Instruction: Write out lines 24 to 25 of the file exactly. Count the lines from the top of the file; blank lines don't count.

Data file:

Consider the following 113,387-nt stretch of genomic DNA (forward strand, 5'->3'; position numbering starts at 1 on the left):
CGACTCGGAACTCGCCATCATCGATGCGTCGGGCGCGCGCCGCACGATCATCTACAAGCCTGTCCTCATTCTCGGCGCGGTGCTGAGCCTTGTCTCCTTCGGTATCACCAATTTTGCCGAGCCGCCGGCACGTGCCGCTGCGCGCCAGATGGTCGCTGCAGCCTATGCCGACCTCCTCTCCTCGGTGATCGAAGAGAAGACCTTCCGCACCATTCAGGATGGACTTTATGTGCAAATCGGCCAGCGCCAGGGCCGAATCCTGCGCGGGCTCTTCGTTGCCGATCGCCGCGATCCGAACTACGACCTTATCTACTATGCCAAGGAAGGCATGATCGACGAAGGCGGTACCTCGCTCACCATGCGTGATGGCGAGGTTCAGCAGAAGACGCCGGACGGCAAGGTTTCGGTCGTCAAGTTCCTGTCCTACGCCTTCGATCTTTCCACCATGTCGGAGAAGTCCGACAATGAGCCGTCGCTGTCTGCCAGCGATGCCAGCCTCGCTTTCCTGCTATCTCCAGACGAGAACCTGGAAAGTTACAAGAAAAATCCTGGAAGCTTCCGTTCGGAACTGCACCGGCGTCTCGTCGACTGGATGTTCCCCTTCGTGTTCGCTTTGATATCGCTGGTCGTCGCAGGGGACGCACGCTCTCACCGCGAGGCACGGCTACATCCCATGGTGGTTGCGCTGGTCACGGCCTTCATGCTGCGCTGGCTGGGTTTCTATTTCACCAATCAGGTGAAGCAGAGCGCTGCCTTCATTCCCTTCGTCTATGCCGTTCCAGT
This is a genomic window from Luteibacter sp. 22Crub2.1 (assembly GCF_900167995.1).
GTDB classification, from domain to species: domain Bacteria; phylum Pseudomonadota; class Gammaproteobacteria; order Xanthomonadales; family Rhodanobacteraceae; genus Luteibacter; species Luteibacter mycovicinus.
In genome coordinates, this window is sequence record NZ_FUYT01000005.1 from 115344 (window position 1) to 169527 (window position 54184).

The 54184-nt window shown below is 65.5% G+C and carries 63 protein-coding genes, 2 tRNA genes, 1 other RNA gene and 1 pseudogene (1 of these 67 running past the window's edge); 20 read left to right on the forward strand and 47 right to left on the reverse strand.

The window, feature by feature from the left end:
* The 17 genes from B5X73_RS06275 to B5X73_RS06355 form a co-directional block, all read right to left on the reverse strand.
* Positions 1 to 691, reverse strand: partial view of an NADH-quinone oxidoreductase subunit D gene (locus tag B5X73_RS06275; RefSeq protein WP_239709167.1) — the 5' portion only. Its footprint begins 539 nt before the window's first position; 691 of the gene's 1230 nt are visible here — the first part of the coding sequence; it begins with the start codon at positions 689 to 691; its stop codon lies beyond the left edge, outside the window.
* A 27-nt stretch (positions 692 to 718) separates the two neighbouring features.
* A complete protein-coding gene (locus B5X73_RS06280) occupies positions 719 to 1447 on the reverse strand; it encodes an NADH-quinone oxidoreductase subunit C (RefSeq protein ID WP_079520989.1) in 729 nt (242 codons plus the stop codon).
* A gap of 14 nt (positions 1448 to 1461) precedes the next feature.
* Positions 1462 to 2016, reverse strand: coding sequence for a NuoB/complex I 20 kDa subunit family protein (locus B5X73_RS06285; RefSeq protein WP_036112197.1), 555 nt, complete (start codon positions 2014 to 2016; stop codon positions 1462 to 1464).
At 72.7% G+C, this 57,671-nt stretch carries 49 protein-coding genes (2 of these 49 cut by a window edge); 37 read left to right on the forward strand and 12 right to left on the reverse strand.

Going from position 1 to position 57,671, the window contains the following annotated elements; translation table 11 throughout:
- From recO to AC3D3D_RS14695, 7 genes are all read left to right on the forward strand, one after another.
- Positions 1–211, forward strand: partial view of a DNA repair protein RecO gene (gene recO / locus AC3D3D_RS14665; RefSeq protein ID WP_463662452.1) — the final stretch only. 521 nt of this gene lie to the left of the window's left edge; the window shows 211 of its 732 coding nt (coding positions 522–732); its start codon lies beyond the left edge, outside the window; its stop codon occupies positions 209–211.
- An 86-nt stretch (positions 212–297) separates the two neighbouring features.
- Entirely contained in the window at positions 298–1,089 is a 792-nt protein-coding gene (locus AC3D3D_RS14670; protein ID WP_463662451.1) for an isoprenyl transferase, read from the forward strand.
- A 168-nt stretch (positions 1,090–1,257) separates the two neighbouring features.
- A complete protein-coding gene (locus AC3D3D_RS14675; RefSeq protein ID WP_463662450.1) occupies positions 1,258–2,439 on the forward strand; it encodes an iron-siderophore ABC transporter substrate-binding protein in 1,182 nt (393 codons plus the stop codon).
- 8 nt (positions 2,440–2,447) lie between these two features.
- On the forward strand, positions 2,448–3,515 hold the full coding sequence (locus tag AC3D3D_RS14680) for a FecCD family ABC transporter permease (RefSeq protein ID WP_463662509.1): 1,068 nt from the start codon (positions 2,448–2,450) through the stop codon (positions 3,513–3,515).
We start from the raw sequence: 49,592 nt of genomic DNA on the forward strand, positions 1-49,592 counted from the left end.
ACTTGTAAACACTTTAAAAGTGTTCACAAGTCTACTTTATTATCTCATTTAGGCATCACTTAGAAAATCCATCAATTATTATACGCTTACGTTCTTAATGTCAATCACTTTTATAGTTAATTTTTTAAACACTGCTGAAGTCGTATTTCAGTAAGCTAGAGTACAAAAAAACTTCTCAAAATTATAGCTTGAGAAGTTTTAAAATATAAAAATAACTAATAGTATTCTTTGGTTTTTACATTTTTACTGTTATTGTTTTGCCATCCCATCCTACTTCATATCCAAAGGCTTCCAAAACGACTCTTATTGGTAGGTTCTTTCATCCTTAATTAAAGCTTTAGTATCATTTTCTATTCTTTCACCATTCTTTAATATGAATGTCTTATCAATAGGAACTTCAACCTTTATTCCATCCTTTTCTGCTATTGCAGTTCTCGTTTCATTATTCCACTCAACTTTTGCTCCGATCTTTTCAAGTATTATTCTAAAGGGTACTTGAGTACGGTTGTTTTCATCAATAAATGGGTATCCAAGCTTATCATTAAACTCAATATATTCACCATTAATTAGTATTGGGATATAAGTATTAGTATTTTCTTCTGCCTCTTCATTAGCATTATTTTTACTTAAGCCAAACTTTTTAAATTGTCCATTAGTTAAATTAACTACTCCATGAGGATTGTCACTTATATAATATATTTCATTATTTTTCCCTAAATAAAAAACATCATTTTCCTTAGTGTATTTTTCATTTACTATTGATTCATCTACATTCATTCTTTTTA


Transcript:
We start from the raw sequence: 49,592 nt of genomic DNA on the forward strand, positions 1-49,592 counted from the left end.
ACTTGTAAACACTTTAAAAGTGTTCACAAGTCTACTTTATTATCTCATTTAGGCATCACTTAGAAAATCCATCAATTATTATACGCTTACGTTCTTAATGTCAATCACTTTTATAGTTAATTTTTTAAACACTGCTGAAGTCGTATTTCAGTAAGCTAGAGTACAAAAAAACTTCTCAAAATTATAGCTTGAGAAGTTTTAAAATATAAAAATAACTAATAGTATTCTTTGGTTTTTACATTTTTACTGTTATTGTTTTGCCATCCCATCCTACTTCATATCCAAAGGCTTCCAAAACGACTCTTATTGGTAGGTTCTTTCATCCTTAATTAAAGCTTTAGTATCATTTTCTATTCTTTCACCATTCTTTAATATGAATGTCTTATCAATAGGAACTTCAACCTTTATTCCATCCTTTTCTGCTATTGCAGTTCTCGTTTCATTATTCCACTCAACTTTTGCTCCGATCTTTTCAAGTATTATTCTAAAGGGTACTTGAGTACGGTTGTTTTCATCAATAAATGGGTATCCAAGCTTATCATTAAACTCAATATATTCACCATTAATTAGTATTGGGATATAAGTATTAGTATTTTCTTCTGCCTCTTCATTAGCATTATTTTTACTTAAGCCAAACTTTTTAAATTGTCCATTAGTTAAATTAACTACTCCATGAGGATTGTCACTTATATAATATATTTCATTATTTTTCCCTAAATAAAAAACATCATTTTCCTTAGTGTATTTTTCATTTACTATTGATTCATCTACATTCATTCTTTTTA